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Benefit levels in the UK: MPs call for cost of living benchmark and annual uprating guarantee

21 March 2024

The Government must outline the extent to which benefits should be supporting people with daily living costs and bring forward a plan so that benefit levels meet the new benchmark, a cross-party committee of MPs says today.

The Work and Pensions Committee’s report on benefit levels in the UK also calls on the Government to introduce a new ‘uprating guarantee,’ to uprate working-age benefits and the Local Housing Allowance rate each year, to end the uncertainty faced  by people claiming benefits. The Committee also recommends that the Household Support Fund, which enables local authorities to help those in need, be made a permanent part of the social security system.

The recommendations follow a year-long inquiry launched after the Committee’s recommendation in its 2022 cost of living report to review the adequacy of benefits levels. The 2022 report highlighted evidence that a root cause of the financial challenges faced by households “lay in the fundamental inadequacy of social security support”, but the Government insisted that there was no objective way of deciding what benefits should be.

In response to that challenge, today’s report says that the Government should develop a framework of principles and set a benchmark and objectives linked to living costs to measure the effectiveness of benefit levels. If DWP finds that it is not meeting these objectives, it should set out how it intends to reach them, for example by increasing benefit levels when the financial situation allows.

The report also says that the Government should make an ‘uprating guarantee’ to increase benefits annually, based on, for example, prices. It would be required to set out its reasoning to Parliament if it decided to deviate from this guarantee.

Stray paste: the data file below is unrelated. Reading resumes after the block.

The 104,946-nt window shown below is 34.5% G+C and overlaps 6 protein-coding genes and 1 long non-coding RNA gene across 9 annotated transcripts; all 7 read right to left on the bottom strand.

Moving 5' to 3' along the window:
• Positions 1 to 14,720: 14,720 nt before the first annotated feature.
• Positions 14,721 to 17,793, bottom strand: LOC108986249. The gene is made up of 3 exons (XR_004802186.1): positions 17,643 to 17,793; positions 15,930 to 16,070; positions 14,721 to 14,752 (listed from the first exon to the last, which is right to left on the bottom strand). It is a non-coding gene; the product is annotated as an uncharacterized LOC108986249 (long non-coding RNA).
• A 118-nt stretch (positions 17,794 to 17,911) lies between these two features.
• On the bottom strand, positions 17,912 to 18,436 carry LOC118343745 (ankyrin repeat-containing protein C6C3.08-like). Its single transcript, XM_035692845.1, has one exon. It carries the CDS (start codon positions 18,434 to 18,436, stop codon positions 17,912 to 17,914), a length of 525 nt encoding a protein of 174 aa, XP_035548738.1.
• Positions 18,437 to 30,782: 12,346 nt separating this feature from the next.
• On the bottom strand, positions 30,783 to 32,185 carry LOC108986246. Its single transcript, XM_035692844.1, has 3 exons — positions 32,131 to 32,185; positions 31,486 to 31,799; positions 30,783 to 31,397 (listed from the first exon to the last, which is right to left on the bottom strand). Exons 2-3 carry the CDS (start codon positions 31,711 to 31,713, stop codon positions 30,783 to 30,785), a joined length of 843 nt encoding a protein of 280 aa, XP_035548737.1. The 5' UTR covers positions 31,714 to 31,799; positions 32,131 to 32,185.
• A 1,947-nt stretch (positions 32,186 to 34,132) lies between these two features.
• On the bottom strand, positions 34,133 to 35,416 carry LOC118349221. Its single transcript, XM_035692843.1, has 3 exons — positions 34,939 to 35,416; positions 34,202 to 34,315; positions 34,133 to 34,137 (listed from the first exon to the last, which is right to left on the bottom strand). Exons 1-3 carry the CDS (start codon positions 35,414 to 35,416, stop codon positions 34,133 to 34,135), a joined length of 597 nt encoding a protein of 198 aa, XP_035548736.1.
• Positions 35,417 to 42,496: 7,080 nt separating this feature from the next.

On the Household Support Fund, the Committee welcomes the extension announced in Spring Budget 2024. The report says that it should become a permanent feature of the social security system to improve the ability of local authorities to plan their provision of discretionary support to households.

Chair's comment

Rt Hon Sir Stephen Timms MP, Chair of the Work and Pensions Committee, said:

“It is right that our benefit system incentivises work, but it should also provide an effective safety net for jobseekers, people on low incomes, carers and those with disabilities.  We have heard plenty of evidence that benefits are currently at a level that leaves many unable to afford daily essentials or meet the unavoidable extra costs associated with having a health impairment or disability.

“The Government has previously said that it is not possible to come up with an objective way of deciding what benefits should be.  Our recommendations are a response to that challenge, and the ball is now back in the Government’s court.

“On top of acknowledging and acting on a new benchmark and objectives linked to living costs, Ministers should commit to consistent uprating of benefits each year.  It is time to end the annual ‘will they or won’t they’ speculation and all the worry that brings to those who rely on the social security system for financial support.

“The Household Support Fund has provided a vital layer of additional support for households during the cost of living crisis.  The Government should build on the extension announced in the Budget, and make it a permanent part of the social security system to allow councils to continue to reach those in their local areas who most need help.”

A full list of the Committee’s conclusions and recommendations is available on P74 of the report. The Report is also available in British Sign Language, audio and EasyRead formats.

Further information

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